Column: What to do about the All-Star game?

Every year I watch, every year I hope and every year I am disappointed.

As has been the case for the past few years, the 2001 Major League Baseball All-Star game became the MLB All Star exhibition.

Yes, the Cal Ripken Jr. scenario tugged at the heartstrings, but that’s where the problem with the All-Star game begins – he didn’t even belong there. Ripken was voted in to start the game by the fans despite having a horrible first half of the season that rivaled Vinny Castilla’s. And then Tony Gwynn gets invited as a “special addition” to the National League roster, further saturating the teams with players that shouldn’t be there.

But that’s how MLB wants things to run the Midsummer Classic. They want it to be a game for the fans. They want it to be a showcase between the National and American Leagues, but the rivalry between leagues just isn’t what it used to be. In the 60s, 70s and into the 80s, winning the All Star game was about bragging rights and pride. Remember when Pete Rose barreled over Ray Fosse at the plate in the 12th inning of the 1970 All-Star Game to win it for the NL? Or, after the National League had taken 19 of 20 from the American League, the jubilation on the AL side after Fred Lynn hit a grand slam off Atlee Hammaker en route to a convincing 13-3 win in 1983? Nowadays, what do you think the chances of gazillionaire Alex Rodriguez running over Mike Piazza for the winning run are? And that’s not even as much a shot at A-Rod, because there is no chance Piazza would even attempt to block the dish.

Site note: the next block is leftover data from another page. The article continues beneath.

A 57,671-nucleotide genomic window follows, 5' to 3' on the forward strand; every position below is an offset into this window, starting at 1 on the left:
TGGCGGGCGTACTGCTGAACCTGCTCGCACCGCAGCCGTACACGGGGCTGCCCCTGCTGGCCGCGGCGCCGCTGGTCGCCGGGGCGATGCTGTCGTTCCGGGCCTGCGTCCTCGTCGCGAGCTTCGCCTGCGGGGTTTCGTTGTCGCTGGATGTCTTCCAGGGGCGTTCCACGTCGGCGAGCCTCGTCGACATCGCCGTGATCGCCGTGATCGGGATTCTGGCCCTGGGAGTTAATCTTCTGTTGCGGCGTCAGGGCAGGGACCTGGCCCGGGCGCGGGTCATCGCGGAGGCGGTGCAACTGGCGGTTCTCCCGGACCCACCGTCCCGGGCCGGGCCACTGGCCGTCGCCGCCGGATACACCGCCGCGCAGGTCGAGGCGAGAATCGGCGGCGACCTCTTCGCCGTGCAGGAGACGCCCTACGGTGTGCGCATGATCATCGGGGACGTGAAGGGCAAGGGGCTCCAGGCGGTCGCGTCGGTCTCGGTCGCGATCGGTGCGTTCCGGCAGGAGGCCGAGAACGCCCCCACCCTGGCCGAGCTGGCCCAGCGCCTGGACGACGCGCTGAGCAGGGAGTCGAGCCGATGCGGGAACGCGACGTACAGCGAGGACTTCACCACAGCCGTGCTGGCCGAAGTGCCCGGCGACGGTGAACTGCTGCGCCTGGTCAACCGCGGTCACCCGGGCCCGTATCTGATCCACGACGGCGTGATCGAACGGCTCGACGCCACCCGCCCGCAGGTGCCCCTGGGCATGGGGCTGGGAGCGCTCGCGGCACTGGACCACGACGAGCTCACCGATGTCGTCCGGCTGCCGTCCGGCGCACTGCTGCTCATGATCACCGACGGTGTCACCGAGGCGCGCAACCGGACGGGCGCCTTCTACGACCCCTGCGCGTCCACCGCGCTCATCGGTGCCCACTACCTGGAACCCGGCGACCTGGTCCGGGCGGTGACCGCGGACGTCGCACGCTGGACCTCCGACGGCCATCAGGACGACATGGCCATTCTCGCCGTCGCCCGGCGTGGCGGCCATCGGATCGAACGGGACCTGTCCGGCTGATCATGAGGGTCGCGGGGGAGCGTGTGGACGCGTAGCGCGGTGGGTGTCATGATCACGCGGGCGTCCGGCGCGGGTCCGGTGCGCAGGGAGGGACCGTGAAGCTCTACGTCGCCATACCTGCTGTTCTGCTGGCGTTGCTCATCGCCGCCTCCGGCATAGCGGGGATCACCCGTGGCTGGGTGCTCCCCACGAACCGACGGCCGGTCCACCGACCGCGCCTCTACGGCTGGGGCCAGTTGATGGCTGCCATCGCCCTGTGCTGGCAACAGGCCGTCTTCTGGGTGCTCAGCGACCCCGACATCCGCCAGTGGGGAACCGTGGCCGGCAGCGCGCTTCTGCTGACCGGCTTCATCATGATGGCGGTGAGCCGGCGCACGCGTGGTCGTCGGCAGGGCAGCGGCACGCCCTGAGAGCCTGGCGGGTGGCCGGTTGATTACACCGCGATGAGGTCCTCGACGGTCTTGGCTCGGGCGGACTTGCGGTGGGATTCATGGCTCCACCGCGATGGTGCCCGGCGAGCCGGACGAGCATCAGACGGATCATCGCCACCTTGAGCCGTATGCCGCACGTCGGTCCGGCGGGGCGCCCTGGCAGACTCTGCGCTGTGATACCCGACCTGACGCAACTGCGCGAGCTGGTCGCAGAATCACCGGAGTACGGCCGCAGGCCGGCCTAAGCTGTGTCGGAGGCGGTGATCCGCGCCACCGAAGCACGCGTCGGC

So what the All-Star game has come down to is an exhibition. The Home Run Derby and who won are far more interesting than the outcome of a game in which the starters play, at most, three innings. And the selection, or omission, of the remaining players is questionable, at best.

Baseball has the only format of the major All-Star contests in which the game played resembles the sport it attempts to celebrate. The rules for the Pro Bowl are altered, preventing blitzes and protecting quarterbacks, and it comes post-Super Bowl, so who cares? Basketball’s version is a joke because anything resembling defense is unconscionable. And there is the unwritten rule in hockey’s All-Star game that forbids checking and prohibits fighting. And hockey without fighting is as boring as NASCAR without the wrecks.

So what can be done? There were a total of 11 hits and five runs in the 2001 All-Star game. Excluding 1998’s slugfest at Coors Field, four out of the last six All-Star games have not totaled more than five runs. And one of those two exceptions was a 6-0 NL shutout in 1996. Low-scoring games that don’t really have any significant impact on the season just aren’t exciting. And pitching tends to dominate in the All-Star games, mostly due to fresh hurlers entering the game nearly every inning.

My suggestion is this: select fewer pitchers to the teams and let those selected throw in the odd innings. Then break out the “L” shaped pitching screens and let the batting practice pitchers throw the even innings. OK, this is a little far fetched, but why not? The focus has certainly shifted from winning to entertainment, so let’s combine the Home Run Derby and the All-Star game into one package.

But seriously, here is a more viable suggestion to spice up the Midsummer Classic: divide the game into the USA vs. the World. Hockey has already employed this format, but if MLB refuses to accept my idea of using a BP pitcher every other inning, this just might bring the competition back to the game. There are an abundance of international stars in the league right now and the possible matchups are intriguing. Imagine a battery of Pedro Martinez and Ivan Rodriguez facing Barry Bonds or Derek Jeter?

One year it could be in Mexico, the next in Yankee Stadium or Toronto. It would restore some pride in the teams and increase the competition level.

Otherwise, all we have to look forward to is the 2002 All-Star exhibition.

– Brandon Wright is a senior majoring in journalism